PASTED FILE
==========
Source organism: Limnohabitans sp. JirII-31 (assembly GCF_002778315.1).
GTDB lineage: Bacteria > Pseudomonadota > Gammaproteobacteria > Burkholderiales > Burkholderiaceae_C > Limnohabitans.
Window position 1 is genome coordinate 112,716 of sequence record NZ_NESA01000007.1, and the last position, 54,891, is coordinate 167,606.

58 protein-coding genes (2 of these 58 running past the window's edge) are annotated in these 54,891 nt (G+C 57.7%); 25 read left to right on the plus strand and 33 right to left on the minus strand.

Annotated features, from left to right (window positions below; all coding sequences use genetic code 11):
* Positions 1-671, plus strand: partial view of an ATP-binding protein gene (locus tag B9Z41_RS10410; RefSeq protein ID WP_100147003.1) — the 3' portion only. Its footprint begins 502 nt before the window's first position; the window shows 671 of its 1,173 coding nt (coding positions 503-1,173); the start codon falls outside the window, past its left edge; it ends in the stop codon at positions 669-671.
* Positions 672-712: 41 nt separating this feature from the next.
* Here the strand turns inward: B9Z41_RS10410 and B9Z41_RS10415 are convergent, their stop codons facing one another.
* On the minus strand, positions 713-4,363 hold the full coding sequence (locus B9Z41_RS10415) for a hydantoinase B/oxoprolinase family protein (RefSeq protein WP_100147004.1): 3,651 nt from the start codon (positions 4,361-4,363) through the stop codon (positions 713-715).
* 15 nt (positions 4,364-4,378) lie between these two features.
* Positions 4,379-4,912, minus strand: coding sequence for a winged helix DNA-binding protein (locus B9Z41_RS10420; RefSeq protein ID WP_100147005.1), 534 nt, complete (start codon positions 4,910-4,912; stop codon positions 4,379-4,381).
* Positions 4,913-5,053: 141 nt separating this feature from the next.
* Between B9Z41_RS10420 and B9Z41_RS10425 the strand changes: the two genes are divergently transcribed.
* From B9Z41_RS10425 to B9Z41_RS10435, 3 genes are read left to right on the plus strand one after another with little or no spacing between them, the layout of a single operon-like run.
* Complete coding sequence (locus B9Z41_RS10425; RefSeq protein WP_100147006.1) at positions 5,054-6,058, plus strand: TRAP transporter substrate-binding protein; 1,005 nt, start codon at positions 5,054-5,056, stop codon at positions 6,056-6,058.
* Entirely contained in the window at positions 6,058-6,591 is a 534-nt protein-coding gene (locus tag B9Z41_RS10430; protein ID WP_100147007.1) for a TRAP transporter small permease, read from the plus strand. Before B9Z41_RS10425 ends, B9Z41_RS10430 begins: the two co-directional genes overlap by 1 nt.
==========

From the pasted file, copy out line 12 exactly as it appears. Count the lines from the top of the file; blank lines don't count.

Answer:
* Positions 4,913-5,053: 141 nt separating this feature from the next.